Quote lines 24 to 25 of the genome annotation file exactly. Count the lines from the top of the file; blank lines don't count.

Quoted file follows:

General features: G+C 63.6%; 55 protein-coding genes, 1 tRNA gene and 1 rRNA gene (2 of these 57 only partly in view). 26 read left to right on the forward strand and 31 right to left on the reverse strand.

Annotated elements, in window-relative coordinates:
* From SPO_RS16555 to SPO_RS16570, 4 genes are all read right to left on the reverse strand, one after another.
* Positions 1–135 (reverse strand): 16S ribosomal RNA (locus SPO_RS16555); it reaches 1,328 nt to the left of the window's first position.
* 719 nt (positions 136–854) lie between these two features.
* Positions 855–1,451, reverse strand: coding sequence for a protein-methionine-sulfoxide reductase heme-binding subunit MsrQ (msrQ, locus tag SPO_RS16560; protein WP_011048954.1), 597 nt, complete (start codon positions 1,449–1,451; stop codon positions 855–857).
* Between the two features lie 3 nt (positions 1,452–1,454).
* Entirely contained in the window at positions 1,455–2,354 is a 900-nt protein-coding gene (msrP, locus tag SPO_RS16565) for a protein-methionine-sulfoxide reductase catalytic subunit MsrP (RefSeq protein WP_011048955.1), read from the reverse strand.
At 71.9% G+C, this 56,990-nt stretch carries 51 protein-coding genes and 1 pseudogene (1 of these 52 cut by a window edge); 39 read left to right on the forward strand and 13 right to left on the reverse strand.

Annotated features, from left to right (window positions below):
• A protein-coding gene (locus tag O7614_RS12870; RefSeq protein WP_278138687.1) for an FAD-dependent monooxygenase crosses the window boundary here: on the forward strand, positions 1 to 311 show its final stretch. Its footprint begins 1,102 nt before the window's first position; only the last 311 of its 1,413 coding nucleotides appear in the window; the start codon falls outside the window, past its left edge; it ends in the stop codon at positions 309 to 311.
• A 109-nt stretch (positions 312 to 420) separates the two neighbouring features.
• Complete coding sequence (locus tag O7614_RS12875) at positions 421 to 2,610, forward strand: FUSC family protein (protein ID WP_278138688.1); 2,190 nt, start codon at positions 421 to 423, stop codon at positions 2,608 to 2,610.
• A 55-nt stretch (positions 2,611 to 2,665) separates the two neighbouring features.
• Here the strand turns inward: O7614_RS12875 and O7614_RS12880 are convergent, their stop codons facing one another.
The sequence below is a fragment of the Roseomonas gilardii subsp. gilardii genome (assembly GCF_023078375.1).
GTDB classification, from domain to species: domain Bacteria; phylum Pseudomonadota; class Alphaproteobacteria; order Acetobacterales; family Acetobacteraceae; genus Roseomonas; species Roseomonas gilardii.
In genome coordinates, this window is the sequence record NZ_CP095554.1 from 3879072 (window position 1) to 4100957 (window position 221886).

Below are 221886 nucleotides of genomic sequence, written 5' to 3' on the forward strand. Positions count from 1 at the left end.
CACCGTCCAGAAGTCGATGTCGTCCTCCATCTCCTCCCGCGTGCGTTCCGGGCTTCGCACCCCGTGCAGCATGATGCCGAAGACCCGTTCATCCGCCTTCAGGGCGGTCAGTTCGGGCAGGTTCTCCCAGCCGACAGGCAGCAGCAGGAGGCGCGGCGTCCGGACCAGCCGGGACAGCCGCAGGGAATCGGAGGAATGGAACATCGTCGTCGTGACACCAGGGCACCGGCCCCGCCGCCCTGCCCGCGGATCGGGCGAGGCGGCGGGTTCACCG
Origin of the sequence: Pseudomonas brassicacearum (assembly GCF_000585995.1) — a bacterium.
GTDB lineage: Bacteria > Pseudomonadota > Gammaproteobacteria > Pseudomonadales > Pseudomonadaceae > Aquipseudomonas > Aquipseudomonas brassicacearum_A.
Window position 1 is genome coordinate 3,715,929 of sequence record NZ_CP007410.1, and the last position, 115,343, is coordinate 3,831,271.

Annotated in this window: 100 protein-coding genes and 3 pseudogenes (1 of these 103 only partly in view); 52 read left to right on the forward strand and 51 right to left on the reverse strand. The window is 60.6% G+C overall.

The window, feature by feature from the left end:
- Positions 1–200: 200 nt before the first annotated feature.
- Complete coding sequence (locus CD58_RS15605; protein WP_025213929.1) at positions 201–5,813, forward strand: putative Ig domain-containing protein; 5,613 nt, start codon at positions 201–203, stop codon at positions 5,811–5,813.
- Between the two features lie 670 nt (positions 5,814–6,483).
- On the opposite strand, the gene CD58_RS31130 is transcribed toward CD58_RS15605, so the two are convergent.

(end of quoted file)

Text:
Annotated in this window: 100 protein-coding genes and 3 pseudogenes (1 of these 103 only partly in view); 52 read left to right on the forward strand and 51 right to left on the reverse strand. The window is 60.6% G+C overall.

The window, feature by feature from the left end: